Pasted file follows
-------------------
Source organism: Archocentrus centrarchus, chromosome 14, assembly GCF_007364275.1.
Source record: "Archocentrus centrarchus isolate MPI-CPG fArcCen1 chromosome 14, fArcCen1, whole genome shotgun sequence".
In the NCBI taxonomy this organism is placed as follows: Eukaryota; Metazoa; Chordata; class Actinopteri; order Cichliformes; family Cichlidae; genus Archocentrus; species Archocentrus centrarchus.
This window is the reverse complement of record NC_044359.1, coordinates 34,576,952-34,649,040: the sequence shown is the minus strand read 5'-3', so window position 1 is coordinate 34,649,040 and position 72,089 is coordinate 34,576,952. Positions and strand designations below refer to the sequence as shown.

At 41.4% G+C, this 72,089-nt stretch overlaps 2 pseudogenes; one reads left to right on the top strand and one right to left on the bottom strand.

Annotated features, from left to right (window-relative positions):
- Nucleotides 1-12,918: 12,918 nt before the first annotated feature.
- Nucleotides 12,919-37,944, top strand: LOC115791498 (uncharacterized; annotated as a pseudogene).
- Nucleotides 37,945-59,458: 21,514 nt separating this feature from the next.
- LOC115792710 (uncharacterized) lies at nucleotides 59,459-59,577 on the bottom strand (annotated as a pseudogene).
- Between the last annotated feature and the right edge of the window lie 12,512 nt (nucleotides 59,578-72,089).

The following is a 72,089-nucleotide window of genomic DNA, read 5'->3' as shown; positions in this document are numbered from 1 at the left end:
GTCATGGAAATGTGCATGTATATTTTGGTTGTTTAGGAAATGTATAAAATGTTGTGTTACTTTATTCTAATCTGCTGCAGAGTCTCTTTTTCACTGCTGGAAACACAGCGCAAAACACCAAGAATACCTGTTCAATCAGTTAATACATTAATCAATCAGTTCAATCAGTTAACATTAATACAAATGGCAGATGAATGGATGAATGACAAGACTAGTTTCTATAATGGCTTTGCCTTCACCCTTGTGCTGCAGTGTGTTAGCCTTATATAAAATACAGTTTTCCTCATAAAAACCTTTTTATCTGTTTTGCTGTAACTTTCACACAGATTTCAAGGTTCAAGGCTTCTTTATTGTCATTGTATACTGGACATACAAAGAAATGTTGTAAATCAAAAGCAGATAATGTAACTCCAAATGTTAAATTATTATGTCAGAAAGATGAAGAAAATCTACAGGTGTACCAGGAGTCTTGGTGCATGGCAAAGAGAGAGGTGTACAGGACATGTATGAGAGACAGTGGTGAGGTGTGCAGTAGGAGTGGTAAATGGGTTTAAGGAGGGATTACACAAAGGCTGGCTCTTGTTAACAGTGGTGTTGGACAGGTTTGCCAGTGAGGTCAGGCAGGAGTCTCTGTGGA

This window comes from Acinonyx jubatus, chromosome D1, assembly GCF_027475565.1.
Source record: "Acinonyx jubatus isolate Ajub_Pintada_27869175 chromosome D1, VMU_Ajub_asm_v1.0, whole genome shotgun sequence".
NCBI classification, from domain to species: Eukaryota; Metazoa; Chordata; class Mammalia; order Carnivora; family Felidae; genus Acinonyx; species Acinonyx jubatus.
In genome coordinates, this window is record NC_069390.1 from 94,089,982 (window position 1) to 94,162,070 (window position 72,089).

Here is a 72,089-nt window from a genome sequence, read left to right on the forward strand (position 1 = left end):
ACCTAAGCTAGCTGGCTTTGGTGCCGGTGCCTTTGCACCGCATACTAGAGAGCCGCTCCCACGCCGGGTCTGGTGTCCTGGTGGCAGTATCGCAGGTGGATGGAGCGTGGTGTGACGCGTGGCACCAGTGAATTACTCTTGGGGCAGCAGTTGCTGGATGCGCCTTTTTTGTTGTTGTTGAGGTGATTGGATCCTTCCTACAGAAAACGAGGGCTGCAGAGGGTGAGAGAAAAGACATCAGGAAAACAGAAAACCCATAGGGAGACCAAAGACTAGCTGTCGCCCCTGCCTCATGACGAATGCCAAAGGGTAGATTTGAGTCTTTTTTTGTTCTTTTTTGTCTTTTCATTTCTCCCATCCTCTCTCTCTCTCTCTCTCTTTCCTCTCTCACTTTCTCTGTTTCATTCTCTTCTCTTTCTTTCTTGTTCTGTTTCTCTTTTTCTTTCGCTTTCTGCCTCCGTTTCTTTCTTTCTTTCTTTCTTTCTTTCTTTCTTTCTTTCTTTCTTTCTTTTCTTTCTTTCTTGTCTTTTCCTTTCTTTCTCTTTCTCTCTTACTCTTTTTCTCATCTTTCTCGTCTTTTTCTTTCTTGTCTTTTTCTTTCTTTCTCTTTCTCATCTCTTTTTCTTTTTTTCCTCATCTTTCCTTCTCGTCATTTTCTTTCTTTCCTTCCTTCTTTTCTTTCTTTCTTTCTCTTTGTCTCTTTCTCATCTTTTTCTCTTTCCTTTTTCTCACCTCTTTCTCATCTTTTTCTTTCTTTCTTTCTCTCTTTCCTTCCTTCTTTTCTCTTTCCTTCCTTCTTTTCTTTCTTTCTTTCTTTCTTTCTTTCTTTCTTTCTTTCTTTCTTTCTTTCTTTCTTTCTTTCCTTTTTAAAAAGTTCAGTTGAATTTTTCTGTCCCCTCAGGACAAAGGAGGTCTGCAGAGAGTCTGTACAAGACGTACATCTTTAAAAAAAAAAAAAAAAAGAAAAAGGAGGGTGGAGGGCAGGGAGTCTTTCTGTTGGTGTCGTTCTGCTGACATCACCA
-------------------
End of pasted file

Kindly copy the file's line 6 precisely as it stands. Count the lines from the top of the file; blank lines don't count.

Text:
Annotated features, from left to right (window-relative positions):